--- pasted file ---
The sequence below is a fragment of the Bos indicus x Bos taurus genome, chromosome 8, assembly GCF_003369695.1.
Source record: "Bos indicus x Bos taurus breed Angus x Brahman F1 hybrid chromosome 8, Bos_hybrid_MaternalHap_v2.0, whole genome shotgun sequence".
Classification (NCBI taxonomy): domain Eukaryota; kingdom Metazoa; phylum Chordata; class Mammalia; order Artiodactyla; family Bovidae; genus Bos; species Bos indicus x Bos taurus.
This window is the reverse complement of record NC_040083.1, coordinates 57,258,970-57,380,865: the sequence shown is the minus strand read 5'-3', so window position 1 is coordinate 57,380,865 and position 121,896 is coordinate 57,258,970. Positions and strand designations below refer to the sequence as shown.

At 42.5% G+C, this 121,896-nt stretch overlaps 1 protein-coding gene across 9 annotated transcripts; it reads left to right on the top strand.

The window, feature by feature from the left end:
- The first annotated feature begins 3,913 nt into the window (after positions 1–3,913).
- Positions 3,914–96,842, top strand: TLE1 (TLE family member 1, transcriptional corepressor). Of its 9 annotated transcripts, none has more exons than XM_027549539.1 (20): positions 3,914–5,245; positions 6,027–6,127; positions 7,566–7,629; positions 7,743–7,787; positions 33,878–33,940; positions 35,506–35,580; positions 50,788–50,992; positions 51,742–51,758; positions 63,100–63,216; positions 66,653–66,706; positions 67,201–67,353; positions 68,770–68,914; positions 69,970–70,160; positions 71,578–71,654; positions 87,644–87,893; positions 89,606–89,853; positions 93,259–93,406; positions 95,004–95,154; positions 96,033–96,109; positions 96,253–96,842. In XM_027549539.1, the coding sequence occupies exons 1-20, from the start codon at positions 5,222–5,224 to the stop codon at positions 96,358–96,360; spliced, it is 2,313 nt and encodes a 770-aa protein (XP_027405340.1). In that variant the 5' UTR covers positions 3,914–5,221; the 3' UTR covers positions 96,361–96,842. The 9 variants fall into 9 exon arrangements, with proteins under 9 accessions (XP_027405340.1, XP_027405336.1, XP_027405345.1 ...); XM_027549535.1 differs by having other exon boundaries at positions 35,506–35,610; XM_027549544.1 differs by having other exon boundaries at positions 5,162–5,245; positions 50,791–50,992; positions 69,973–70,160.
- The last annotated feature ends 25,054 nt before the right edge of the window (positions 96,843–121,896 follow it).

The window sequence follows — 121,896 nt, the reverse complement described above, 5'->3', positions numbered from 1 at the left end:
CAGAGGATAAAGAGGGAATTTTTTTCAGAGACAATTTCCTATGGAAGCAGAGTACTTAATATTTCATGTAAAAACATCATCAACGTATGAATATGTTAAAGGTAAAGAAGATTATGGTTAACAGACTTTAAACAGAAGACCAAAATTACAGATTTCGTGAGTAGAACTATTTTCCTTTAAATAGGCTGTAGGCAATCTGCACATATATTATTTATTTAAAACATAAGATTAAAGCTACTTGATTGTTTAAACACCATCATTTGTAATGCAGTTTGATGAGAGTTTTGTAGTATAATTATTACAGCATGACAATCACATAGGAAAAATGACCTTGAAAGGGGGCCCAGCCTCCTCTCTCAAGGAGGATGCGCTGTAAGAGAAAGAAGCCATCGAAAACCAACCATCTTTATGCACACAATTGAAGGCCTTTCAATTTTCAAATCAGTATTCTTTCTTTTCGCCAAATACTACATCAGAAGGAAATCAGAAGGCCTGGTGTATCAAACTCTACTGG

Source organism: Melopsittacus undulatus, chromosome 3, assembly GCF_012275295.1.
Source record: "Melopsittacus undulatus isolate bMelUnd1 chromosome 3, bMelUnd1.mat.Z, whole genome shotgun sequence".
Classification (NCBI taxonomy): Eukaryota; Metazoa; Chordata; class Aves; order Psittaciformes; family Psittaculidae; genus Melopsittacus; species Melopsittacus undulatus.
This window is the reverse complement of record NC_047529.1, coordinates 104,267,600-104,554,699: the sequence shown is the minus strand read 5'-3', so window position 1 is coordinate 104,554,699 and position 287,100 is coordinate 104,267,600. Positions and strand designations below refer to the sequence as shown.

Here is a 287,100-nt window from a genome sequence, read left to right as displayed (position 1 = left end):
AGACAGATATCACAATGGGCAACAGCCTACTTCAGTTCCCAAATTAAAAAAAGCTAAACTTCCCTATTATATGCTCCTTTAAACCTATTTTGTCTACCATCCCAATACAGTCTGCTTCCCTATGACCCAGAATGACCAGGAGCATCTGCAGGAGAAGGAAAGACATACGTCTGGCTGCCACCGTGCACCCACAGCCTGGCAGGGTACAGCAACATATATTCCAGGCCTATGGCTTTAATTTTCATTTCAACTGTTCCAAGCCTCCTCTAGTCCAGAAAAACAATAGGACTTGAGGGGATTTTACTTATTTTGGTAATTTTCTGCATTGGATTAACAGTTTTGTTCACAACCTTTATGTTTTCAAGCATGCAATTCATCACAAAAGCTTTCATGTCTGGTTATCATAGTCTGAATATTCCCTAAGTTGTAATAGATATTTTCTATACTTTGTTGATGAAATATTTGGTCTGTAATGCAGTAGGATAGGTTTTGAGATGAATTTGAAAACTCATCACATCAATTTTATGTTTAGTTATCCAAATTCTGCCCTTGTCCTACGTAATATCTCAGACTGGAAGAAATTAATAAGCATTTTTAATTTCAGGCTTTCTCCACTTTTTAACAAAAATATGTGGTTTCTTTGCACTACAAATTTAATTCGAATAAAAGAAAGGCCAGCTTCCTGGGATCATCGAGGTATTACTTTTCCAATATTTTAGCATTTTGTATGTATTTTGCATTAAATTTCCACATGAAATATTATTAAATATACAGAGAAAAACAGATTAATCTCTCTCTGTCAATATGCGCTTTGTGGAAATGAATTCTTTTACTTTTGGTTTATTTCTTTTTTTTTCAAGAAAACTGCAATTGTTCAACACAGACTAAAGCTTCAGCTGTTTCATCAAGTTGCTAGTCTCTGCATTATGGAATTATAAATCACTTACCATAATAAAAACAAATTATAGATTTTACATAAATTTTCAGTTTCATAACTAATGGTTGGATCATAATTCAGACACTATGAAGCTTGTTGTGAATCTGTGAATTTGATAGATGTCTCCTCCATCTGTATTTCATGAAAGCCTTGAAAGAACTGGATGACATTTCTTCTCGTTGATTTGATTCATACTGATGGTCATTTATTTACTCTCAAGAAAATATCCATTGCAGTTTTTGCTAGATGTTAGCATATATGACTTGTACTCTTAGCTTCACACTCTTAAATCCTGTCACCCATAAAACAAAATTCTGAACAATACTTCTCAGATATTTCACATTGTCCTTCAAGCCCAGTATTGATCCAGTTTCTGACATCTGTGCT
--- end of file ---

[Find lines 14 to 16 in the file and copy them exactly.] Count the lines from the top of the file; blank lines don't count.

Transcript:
Classification (NCBI taxonomy): Eukaryota; Metazoa; Chordata; class Aves; order Psittaciformes; family Psittaculidae; genus Melopsittacus; species Melopsittacus undulatus.
This window is the reverse complement of record NC_047529.1, coordinates 104,267,600-104,554,699: the sequence shown is the minus strand read 5'-3', so window position 1 is coordinate 104,554,699 and position 287,100 is coordinate 104,267,600. Positions and strand designations below refer to the sequence as shown.

Here is a 287,100-nt window from a genome sequence, read left to right as displayed (position 1 = left end):